The buildingâ€™s form plays against the surrounding perimeter block, introducing a foreign geometry as a reinterpretation and realignment of the open space left within existing conditions. By compressing the new built volume inward and rising vertically, the site is left open to provide park space. The importance of the inside-outside connection is reiterated on the interior by means of the transparent curtain wall, the open core and the exterior deck spaces that are discovered at the top of each flight of stair, which take advantage of important sight lines, shifting as one moves up through the building.
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Some might argue that the definition of space begins when one object is placed in relationship to another object, bringing into existence a neutral space between them. If these objects change their proportions while remaining in the same location, they begin to transform the definition of space. Space is now active in its own definition. Using a this set of ideas for formulate spaces within the overlap or interstices of major program elements, this project laid out a set of structural geometries whose overlay produced the schoolâ€™s major and secondary spaces. As these structural geometries developed sectionally, they acquired the capacity to accommodate the sum of the diverse programmatic elements required, from gymnasium to library to classroom to small classroom foyer. 35
This project was driven internally, not by the spaces of the city or of the foreign culture, but by a particular reading of the program crossed with a specific set of formal predilections. The rapproachement with the space of the city occurred, but only as the interior spaces gained their volumetric expression. As such, the spaces of a school reflect the processes and diverse ways individuals learn. The confluence of architecture and education should question the environment of learning, teaching and social interaction. Each space in this project is specific to the subject being taught. Through variety, experimentation and invention, each room and each space between, allows and promotes a conversation that will transcend individual subjects and compartments of instruction. The school is at once a body of distinct caverns and a composite of educational, empathetic, understanding. Picasso said, “give me a nude. Not doing a nude of a nude as a nude.” Similarly, this proposal seems to say, don’t make a school of a school as a school, just speak of a classroom, an art room, a music room, a cafeteria, and one can find a way of doing a school as is.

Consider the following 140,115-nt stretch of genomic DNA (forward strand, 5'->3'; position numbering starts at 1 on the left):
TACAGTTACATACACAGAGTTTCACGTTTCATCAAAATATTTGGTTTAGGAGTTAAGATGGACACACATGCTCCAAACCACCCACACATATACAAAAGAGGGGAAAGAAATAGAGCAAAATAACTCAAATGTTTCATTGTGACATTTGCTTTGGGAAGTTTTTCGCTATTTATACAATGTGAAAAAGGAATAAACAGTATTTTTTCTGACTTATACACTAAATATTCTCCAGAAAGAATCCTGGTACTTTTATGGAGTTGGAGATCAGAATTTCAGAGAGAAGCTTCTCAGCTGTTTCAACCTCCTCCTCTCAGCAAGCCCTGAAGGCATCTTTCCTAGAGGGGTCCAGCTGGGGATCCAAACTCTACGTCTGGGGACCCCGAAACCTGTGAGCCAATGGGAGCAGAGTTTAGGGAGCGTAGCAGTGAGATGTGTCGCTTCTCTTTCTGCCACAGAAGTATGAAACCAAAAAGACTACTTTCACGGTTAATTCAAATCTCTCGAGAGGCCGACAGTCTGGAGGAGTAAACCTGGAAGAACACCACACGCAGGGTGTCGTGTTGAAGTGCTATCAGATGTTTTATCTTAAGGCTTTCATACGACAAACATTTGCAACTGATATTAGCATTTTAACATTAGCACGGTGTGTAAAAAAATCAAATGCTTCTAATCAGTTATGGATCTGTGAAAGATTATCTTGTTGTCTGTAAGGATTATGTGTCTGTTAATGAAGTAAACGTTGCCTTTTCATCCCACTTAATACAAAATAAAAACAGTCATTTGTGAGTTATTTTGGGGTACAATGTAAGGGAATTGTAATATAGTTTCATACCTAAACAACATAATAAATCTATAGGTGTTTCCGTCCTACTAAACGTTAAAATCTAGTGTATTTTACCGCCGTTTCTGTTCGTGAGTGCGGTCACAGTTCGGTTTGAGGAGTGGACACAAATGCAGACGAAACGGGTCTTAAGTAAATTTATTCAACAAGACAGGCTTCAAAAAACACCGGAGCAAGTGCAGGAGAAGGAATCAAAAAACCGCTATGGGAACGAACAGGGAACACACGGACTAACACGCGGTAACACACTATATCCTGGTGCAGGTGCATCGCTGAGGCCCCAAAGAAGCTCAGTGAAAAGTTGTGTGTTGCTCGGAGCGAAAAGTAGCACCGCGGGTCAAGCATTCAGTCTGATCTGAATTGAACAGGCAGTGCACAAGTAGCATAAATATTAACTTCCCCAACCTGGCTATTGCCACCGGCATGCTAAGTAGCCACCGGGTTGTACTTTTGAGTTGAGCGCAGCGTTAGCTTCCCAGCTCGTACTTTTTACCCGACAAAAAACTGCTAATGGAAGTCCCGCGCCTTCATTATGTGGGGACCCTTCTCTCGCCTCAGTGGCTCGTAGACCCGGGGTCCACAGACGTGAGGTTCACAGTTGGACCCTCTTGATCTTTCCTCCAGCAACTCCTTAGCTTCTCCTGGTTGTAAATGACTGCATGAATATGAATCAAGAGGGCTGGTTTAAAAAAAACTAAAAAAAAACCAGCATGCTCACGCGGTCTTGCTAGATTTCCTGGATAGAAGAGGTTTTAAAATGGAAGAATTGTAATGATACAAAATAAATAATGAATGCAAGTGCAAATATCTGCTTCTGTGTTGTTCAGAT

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Inspired by Luigi Morettiâ€™s volumetric studies of space, this building uses the organizational basis of a tartan grid to create a highly differentiated spatial experience by integrating large spatial changes throughout the section of the building. Organized around a single light well, circulation follows the lines of the tartan, read through thresholds, expansion joints, and material change. The sectional complexity of the entry sequences, which split views between gymnasium, lobby, reading room and central atrium, indicates the spatial potentials of this strategy. Perspective view and oblique movement divulge the depth and complexity created through a variety of spatial sequences. 41
All publications of the RISD Architecture Series are available for purchase at http://architecture.risd.edu/ras/ Available titles: Abstracton and Empathy: Designing at a Distance, Lynnette Widder ed., with texts by Ira Piattini, Andreas Wolf and Lynnette Widder (2006) Alumni Travel Award 2007 with comments by Barry Bergdoll, Lauren Crahan, William Ryall and Lynnette Widder (2007) The Making of Design Principles by Kyna Leski with texts by Silvia Acosta, David Gerstin, Nader Tehrani and Lynnette Widder (2007) Alumni Travel Award 2008 with comments by Brian Callahan, Philip Ryan, Allan Wexler and Lynnette Widder. Skin Deep: The Enclosure of Buildings by Anastasia Congdon, ed., with texts by Anastasia Congdon, Tim Eliassen, Kyle Gaffney, Tim Oâ€™Neill, Jill Stoner and Lynnette Widder. Alumni Travel Award 2009 with comments by John Hartmann, Lauren Kogod and Ada Tolla (2009)